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B. Michael Schneider v. County of Will; Paul J. Kaupas

March 20, 2012


The opinion of the court was delivered by: Judge Robert W. Gettleman


Plaintiff filed a pro se nine-count third amended complaint based on his contention that, when serving a twenty-day criminal contempt sentence, he should have been required to serve only half of that, under the Illinois County Jail Good Behavior Allowance Act.*fn1 Plaintiff has brought several claims under 42 U.S.C. § 1983: individual capacity claims against Sheriff Paul Kaupas and Warden O'Leary for "deprivation of liberty without due process of law" (Counts I and II, respectively); and a request for a permanent injunction, as a result of those defendants' alleged failure to supervise and train staff (Count IV). Among other things, plaintiff's proposed injunction would direct defendant Kaupas to establish a training program and require the Northern District of Illinois to "institute a monitoring program" to ensure that defendants are complying with (and training their employees to comply with) the County Jail Good Behavior Act. Plaintiff has also alleged several state-law claims: indemnification against Will County pursuant to 745 Ill. Comp. Stat. 10/9-102 (Count III); and individual capacity claims against defendants Kaupas and O'Leary for intentional infliction of emotional distress based on the conditions of his confinement (Counts VI and VII, respectively).*fn2 The three named defendants-Will County, Kaupas, and O'Leary-have filed the instant motion for summary judgment, which for the following reasons the court grants.*fn3


The following facts are undisputed. On May 25, 2007, plaintiff was present in Will County Circuit Court for a hearing in a foreclosure action against his fiancee. Plaintiff acknowledges that "[a]t some point" during the hearing, he "stood from [his] seat and asked the Judge why he was trying to intimidate" plaintiff and his fiancee. Plaintiff also admits that he repeatedly refused to identify himself to Judge Garrison, who responded by holding plaintiff in criminal contempt, sentencing plaintiff to twenty days in the county jail. The contempt order states: "The court sentences contemnor to 20 days in the Will County Jail beginning May 25, 2007," and the mittimus directed the sheriff to hold plaintiff "until Wed. June 13, 2007, or until released by process of law, pursuant to the order of this court entered 5/25, 2007." Correctly claiming that the Illinois County Jail Good Behavior Allowance Act entitled him to a day-for- day reduction in his sentence, see 730 Ill. Comp. Stat. 5/3--6--3(a)(2.1); Schneider v. County of Will, Fed. App'x 683, 685 (7th Cir. 2010) (collecting cases for the proposition that plaintiff "was correct" that he was entitled to be released after ten days),*fn4 plaintiff dictated a letter to his fiancee, who then sent the letter to defendant Kaupas. Defendant Kaupas instructed his assistant to fax the letter to defendant O'Leary who, as the warden, oversaw all of Will County's jail operations.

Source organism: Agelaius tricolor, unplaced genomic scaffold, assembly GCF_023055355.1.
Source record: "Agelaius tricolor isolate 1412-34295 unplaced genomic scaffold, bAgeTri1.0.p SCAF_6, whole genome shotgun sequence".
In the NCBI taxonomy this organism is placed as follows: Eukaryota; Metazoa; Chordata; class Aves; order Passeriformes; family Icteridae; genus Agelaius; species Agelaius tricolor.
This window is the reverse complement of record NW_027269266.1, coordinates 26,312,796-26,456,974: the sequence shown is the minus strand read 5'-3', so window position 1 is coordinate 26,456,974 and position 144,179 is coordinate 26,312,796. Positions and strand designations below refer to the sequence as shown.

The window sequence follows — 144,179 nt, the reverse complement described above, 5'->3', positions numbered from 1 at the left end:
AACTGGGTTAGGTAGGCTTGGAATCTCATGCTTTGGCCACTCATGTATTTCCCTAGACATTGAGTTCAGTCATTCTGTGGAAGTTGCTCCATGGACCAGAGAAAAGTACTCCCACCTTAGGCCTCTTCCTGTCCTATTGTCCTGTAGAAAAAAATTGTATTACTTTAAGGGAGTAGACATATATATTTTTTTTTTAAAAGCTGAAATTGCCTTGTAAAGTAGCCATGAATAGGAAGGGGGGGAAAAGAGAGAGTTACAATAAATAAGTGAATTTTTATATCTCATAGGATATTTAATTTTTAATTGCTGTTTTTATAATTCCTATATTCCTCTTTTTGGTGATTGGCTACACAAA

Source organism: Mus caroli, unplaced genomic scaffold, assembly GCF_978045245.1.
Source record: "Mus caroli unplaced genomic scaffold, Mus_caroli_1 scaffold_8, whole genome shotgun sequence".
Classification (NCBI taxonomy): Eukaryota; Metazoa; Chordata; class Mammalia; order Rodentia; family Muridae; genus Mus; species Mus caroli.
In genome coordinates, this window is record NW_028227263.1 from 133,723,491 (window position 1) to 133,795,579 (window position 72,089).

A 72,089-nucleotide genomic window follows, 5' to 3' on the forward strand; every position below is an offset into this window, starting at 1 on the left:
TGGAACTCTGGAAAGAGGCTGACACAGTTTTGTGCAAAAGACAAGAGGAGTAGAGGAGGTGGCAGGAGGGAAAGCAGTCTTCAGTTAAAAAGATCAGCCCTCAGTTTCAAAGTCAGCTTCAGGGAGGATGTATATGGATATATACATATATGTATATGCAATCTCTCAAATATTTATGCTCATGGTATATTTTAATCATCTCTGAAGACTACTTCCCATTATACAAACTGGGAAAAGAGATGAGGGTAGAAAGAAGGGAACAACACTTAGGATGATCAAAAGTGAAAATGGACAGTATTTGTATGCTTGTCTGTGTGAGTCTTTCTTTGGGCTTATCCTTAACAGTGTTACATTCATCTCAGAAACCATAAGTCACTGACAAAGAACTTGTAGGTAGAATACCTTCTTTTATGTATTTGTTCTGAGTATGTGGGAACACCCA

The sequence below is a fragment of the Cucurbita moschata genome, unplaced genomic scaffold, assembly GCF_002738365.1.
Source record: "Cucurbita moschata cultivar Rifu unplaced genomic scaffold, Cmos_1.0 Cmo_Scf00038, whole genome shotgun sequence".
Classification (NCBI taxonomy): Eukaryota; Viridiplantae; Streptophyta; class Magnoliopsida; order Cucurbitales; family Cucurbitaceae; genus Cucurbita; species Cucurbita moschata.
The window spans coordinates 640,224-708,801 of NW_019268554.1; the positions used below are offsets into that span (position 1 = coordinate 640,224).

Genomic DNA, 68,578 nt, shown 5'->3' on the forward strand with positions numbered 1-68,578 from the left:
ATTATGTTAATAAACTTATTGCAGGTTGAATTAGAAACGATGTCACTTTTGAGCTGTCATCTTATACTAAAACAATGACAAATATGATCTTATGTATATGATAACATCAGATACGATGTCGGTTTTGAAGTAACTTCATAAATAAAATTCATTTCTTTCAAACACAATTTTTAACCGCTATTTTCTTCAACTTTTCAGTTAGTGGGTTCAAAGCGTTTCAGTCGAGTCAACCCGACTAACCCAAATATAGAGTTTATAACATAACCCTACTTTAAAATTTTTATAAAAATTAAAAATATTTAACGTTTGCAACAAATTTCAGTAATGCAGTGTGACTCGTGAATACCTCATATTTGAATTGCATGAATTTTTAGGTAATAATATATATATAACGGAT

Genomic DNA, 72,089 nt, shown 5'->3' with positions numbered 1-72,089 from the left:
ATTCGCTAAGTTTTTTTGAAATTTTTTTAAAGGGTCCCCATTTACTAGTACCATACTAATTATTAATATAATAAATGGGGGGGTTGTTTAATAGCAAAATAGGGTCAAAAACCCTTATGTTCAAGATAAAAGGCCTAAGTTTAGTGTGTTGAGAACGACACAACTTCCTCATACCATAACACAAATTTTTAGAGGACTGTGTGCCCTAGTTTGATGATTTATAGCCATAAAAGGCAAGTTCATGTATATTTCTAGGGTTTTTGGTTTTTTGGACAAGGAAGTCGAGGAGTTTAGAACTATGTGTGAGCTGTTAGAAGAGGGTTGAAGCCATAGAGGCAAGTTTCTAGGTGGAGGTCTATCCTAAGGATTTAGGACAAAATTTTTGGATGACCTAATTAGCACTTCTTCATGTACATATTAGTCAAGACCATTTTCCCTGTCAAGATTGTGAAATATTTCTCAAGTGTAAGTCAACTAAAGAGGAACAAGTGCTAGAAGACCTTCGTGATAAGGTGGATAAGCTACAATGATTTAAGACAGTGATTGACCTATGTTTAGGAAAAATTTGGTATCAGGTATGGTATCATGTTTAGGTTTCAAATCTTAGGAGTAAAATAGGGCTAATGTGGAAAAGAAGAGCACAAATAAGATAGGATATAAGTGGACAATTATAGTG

Defendant O'Leary received the letter. Mistakenly thinking that "the best way to determine the correct release date for Plaintiff was to contact the court . . . because he believed the key was the judge's intent," he asked the records supervisor to call Judge Garrison for clarification. The records supervisor does not recall whether she in fact contacted the judge, but regardless, she informed O'Leary that she had done so. The commonly accepted practice in the Will County Adult Detention Facility was that when nothing affirmatively indicates that a prisoner is entitled to good time, that meant that the judge was ordering that the prisoner serve the full sentence. Whether or not the records supervisor indeed confirmed with the judge, her advice to defendant O'Leary was based on her understanding of the judge's unambiguous directions on the face of the documents. O'Leary's understanding was that the records supervisor had confirmed with the judge that plaintiff was not to receive good-time credit.

O'Leary then wrote to plaintiff, explaining that "[i]n examining the very detailed court orders involving your cases, it is overwhelmingly apparent that Judge Garrison's intent is to hold you in custody at the Will County Adult Detention Facility until Wednesday, June 13th, 2007. If Judge Garrison's [sic] had intended to allow for 'good time/behavior' the court documents would have clearly indicated such, which they did not." His request thus denied, plaintiff was released after twenty days in custody.


I. Legal Standard